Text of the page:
At the conference, I was again impressed by how the students acted with this new audience. When watching other presentations by teachers around New England, they asked questions, were engaged, and came up to me after with ideas for our class and school. “Do you know how competency-based learning is happening at this school in New Hampshire?” Iona asked me. “Our principal needs to hear about this!”

Dawn McConnell, Hope’s mother, stated this following the ECET2 conference: “I was surprised at how much Hope enjoyed attending the teachers' conference with you. She had a great day and came away with a greater appreciation for what teachers do. I think it was the first time that she was exposed to what goes into the planning and thinking behind lesson planning. She was impressed by the care and discussions of the teachers regarding how to present information and engage students. She told me that she even spoke up in the one of the teacher sessions to offer her perspective on reaching students who are struggling in class. It occurs to me that these kinds of interactions are beneficial to the teachers and the students. I'm wondering if there might be other opportunities for students and teachers to share their struggles (and successes) with each other in a similar format. It certainly helped my daughter to have renewed respect for teachers and gain an understanding of their perspective.”

During the conference and following these words from Dawn, I realized that exposing adolescents to authentic audiences is actually an act of empowerment. By learning about various perspectives and understandings, students walk away with more tools in their learning toolkit. Authentic audiences not only benefit from the knowledge, skills and questions of our students, but our students benefit from the insight, inquiries, and opinions of others.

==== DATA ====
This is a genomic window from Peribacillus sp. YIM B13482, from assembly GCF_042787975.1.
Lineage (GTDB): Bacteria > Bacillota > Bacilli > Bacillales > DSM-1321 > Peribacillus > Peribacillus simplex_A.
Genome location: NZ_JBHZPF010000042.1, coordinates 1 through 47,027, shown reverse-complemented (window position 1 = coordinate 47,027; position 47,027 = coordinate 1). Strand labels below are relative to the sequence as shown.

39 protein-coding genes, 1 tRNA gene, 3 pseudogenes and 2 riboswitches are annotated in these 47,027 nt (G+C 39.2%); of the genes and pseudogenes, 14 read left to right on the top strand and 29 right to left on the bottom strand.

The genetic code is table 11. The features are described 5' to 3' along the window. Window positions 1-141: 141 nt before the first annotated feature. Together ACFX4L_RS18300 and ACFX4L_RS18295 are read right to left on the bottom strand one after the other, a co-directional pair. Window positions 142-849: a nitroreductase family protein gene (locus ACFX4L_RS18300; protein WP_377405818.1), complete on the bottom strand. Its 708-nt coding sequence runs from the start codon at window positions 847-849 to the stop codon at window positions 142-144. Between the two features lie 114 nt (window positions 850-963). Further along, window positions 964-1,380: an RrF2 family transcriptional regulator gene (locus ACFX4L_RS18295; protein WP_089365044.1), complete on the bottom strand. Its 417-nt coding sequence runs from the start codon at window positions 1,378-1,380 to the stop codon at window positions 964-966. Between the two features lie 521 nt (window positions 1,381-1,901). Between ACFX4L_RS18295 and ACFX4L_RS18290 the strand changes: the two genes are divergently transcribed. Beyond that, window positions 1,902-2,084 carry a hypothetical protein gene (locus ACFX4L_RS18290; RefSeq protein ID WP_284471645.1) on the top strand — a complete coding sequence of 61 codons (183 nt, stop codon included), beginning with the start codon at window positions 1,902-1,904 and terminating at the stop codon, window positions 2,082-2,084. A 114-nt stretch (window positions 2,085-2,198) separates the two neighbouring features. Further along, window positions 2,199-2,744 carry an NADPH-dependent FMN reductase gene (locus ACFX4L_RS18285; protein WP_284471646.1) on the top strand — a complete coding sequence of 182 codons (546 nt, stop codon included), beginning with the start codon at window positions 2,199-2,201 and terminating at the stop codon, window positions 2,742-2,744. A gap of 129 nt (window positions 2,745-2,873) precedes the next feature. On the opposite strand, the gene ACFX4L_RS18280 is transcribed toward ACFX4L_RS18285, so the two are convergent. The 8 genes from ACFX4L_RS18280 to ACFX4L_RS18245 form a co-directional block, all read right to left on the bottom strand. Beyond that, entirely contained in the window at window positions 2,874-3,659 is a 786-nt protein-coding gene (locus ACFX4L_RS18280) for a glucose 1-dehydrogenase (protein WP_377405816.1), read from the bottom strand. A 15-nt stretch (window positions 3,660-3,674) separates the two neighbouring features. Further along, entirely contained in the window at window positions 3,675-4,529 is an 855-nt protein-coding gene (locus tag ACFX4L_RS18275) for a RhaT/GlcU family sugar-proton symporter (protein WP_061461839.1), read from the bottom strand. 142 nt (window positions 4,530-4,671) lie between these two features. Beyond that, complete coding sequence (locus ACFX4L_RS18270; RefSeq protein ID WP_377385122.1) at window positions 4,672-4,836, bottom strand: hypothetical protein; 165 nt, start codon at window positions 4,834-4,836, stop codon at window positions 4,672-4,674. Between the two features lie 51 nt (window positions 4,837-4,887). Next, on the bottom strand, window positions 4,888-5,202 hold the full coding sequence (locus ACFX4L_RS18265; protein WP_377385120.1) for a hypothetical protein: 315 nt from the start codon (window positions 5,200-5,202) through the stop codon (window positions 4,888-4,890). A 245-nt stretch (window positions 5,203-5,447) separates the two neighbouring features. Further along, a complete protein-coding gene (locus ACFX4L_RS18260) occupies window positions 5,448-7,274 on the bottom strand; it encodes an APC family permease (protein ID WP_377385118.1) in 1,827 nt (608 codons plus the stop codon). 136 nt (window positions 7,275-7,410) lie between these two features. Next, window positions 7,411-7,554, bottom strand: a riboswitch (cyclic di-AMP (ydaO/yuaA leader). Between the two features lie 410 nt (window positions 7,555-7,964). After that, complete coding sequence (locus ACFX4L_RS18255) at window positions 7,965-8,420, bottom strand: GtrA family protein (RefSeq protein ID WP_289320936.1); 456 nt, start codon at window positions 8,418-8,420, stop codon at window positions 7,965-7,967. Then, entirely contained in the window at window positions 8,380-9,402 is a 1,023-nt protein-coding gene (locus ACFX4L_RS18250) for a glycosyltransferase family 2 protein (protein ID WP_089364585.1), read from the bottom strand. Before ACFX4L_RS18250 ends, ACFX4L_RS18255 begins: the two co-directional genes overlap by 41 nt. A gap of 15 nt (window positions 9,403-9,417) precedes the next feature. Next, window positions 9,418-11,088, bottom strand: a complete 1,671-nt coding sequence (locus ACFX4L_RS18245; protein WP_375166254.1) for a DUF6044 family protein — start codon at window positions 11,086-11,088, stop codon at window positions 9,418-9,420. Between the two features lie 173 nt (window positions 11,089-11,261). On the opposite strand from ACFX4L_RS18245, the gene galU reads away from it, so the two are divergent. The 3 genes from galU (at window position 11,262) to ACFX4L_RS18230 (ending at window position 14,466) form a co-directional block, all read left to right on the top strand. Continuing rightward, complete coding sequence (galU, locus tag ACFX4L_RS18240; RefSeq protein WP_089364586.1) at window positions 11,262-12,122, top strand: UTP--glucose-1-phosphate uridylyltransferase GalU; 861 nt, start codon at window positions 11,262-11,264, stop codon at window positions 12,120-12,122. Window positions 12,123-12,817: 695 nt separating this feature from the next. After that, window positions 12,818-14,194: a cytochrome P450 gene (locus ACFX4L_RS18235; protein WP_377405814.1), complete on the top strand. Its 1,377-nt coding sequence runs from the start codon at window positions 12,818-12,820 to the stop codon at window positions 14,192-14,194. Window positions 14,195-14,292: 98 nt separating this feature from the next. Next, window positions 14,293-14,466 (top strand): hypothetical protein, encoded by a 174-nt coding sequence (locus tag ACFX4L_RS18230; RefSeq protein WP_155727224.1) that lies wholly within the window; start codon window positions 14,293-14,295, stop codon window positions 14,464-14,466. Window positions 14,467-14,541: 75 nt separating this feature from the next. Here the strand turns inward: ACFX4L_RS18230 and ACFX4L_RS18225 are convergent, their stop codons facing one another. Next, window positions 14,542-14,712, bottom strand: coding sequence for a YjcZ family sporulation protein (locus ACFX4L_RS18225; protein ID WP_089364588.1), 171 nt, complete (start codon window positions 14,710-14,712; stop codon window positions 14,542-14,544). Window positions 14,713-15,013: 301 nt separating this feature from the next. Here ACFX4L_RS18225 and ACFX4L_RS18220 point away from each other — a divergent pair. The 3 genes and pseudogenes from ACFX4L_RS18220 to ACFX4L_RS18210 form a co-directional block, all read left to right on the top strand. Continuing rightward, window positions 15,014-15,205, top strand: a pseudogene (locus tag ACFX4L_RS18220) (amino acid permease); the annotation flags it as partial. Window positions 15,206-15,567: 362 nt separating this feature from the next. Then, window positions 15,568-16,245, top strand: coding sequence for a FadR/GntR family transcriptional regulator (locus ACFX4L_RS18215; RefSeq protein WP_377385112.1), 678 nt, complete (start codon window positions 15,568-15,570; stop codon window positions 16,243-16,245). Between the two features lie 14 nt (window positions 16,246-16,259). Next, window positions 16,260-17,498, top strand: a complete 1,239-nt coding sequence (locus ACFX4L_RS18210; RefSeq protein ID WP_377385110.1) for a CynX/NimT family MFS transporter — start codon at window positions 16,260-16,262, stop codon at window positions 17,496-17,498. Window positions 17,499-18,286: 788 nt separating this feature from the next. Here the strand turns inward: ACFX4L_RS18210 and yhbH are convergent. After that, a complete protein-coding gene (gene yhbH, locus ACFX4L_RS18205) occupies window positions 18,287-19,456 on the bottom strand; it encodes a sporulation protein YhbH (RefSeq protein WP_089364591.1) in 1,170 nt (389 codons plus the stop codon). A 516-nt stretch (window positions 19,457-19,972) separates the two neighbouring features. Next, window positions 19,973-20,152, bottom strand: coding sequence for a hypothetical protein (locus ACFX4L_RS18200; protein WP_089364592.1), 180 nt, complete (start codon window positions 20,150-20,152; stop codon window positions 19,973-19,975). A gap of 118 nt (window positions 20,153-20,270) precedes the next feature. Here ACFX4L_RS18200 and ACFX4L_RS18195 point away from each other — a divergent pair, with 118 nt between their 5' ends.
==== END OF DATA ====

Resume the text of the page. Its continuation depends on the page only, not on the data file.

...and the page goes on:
Sunday, May 13, 2018

Teen Health Week at U-32: Student Involvement in Health & Wellness
Written by Meaghan Falby & Alison Gauthier

Vermont’s Act 77 encompasses three pillars to support 21st century learners: Proficiency-Based Learning and Assessment,Personalization/Flexible Pathways, and Personalized Learning Plans. As schools across Vermont work to effectively and sustainably implement Act 77, there are many questions that come to mind. Are we offering learners flexible pathways to achieve their personal goals? How can students pursue their interests, while, at the same time, show proficiency of district-chosen standards and skills? How can we provide authentic audiences so that students can share their learning with other peers and trusted adults?